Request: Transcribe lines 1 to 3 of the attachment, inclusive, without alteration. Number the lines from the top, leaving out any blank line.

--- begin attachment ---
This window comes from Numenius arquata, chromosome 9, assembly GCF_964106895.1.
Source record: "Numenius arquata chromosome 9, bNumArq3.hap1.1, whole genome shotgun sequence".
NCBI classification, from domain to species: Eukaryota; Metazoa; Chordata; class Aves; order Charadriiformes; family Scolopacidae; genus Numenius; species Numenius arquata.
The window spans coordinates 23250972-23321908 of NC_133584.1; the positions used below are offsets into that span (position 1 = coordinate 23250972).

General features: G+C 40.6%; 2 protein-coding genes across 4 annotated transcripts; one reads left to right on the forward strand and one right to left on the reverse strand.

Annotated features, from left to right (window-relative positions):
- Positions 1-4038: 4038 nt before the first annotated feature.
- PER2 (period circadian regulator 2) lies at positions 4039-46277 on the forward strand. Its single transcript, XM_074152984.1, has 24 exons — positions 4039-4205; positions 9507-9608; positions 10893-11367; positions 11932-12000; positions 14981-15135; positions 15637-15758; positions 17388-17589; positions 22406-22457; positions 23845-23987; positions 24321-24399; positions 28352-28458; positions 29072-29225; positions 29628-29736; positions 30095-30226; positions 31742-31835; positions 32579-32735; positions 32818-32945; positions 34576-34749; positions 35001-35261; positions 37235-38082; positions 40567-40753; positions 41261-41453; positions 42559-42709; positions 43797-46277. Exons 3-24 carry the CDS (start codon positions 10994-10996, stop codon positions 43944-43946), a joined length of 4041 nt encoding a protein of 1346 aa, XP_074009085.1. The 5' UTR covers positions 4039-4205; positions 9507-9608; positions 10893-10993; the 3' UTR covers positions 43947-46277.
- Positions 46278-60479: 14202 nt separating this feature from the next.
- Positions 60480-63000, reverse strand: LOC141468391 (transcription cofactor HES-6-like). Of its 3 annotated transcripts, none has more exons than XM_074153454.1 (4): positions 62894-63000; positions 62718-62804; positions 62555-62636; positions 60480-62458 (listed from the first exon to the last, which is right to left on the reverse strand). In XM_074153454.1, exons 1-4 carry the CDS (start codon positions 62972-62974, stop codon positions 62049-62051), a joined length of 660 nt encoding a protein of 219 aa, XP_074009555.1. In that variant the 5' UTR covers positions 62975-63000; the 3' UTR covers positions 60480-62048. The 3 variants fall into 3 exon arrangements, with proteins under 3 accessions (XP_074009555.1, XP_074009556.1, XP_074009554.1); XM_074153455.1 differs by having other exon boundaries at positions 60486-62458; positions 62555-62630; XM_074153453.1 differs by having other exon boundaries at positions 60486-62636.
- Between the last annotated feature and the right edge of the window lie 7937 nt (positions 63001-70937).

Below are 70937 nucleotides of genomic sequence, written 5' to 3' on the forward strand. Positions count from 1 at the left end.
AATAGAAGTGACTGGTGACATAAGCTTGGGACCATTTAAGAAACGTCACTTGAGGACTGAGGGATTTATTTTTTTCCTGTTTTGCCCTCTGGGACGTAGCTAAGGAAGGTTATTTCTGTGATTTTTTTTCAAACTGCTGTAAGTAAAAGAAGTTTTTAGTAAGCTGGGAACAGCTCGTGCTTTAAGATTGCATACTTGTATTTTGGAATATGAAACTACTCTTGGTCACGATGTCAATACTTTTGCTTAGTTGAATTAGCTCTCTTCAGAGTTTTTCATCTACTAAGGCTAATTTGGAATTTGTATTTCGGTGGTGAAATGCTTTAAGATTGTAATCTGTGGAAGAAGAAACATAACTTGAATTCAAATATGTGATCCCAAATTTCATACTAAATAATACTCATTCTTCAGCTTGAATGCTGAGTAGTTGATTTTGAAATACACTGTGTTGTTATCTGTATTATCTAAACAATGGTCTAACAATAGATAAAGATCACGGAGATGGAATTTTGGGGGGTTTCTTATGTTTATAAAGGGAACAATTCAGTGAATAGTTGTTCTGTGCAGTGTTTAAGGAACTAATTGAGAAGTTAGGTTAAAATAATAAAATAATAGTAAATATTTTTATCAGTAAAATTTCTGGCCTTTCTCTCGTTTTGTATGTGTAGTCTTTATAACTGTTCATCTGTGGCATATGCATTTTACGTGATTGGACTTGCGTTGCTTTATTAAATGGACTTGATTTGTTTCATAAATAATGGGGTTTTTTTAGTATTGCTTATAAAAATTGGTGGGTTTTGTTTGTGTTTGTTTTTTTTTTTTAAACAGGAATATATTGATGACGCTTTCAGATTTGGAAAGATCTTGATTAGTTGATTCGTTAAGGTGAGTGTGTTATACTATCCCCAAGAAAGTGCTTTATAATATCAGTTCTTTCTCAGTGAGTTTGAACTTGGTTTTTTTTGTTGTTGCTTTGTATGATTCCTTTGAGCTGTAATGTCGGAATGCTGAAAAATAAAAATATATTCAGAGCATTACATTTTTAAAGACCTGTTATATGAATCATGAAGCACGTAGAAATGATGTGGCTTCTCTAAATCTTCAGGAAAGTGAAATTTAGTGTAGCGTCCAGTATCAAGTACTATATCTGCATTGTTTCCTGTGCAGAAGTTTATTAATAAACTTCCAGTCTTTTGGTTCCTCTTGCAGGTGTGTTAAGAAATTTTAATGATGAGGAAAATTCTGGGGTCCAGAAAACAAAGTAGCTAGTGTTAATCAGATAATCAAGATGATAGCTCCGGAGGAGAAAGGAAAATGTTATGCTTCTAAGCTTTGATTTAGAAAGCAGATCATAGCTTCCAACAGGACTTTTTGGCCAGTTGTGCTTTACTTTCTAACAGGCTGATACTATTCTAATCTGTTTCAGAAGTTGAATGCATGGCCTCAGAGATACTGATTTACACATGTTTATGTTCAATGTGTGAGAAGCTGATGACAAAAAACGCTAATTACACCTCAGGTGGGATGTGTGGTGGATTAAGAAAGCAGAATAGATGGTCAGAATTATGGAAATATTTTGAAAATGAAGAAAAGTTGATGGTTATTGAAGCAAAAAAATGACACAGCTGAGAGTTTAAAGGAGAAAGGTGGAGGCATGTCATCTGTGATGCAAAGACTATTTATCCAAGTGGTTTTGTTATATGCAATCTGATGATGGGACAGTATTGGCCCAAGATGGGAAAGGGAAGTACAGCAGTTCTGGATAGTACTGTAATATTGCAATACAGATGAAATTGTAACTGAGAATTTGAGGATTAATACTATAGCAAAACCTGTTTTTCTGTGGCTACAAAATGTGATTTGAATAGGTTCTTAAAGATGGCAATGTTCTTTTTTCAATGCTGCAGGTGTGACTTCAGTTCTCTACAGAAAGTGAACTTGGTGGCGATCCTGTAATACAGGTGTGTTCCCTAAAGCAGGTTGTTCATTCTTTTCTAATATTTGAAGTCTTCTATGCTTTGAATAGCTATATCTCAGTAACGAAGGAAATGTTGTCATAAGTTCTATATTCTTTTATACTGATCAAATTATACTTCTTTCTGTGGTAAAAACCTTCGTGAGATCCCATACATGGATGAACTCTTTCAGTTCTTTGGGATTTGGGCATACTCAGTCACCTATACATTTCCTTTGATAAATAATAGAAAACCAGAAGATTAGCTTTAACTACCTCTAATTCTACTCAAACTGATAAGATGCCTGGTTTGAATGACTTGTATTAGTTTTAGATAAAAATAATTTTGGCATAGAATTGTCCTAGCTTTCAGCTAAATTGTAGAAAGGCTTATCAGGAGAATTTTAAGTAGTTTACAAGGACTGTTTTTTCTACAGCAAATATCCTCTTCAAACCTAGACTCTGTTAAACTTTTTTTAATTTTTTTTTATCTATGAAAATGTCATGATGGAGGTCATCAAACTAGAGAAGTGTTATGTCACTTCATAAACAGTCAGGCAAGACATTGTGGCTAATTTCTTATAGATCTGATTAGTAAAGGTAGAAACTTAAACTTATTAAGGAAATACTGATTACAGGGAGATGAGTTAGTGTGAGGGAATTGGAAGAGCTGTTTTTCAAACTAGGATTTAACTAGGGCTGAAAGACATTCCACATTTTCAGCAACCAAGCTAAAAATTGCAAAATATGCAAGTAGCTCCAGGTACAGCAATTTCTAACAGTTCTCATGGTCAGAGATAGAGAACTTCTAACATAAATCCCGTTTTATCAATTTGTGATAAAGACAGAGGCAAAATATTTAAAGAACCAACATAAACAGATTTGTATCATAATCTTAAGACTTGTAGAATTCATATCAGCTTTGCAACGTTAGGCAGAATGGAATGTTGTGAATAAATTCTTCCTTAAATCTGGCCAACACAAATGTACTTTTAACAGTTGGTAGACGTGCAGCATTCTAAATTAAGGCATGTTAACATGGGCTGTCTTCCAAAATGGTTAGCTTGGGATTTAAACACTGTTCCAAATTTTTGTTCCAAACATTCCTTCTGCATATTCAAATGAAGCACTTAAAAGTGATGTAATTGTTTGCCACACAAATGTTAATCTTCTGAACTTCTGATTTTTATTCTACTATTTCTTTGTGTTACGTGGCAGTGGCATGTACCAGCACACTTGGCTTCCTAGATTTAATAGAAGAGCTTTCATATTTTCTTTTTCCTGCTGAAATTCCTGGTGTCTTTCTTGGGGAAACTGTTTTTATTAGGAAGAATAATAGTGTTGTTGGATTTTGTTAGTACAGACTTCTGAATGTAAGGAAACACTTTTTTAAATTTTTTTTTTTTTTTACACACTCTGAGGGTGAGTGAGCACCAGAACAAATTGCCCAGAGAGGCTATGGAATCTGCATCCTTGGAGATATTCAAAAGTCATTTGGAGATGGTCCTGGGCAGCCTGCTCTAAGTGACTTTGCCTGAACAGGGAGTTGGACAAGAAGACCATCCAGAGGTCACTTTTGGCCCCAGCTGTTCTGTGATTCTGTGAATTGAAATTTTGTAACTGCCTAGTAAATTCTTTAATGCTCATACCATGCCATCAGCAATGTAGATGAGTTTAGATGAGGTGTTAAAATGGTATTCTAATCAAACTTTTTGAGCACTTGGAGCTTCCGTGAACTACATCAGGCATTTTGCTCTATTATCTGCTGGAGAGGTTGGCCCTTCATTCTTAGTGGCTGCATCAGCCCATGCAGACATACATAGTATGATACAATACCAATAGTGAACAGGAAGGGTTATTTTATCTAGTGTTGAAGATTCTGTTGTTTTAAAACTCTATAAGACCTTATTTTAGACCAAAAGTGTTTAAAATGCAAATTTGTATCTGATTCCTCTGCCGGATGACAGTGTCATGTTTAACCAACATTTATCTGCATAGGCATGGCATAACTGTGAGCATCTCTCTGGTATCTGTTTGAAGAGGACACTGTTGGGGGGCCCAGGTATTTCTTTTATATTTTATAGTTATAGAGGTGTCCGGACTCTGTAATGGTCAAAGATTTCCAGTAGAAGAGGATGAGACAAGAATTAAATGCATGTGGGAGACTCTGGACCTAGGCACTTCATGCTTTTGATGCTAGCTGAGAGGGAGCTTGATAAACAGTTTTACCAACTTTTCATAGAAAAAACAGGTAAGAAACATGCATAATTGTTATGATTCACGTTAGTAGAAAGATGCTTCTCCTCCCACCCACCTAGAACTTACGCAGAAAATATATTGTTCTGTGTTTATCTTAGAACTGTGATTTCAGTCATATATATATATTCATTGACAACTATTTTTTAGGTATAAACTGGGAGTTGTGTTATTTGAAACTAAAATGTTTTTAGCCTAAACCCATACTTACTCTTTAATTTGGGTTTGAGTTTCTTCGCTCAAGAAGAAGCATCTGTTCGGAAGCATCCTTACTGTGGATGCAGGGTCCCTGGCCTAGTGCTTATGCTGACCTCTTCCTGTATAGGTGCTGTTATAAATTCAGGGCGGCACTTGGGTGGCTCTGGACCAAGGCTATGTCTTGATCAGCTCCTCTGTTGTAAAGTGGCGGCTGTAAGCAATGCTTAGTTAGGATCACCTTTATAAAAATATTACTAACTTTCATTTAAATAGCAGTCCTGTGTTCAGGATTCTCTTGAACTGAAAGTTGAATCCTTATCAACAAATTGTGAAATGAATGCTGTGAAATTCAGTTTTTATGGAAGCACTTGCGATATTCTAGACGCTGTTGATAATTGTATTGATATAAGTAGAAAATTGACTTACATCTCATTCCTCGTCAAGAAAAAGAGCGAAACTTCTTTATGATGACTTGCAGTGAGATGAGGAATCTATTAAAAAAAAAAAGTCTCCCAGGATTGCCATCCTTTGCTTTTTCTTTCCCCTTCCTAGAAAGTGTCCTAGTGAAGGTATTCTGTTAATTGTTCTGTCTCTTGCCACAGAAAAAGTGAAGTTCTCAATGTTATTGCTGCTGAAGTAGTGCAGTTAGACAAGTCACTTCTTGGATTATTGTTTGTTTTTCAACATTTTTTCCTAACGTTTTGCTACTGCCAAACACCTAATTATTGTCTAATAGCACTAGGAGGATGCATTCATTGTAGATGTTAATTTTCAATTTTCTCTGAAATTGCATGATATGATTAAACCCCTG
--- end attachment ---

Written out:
This window comes from Numenius arquata, chromosome 9, assembly GCF_964106895.1.
Source record: "Numenius arquata chromosome 9, bNumArq3.hap1.1, whole genome shotgun sequence".
NCBI classification, from domain to species: Eukaryota; Metazoa; Chordata; class Aves; order Charadriiformes; family Scolopacidae; genus Numenius; species Numenius arquata.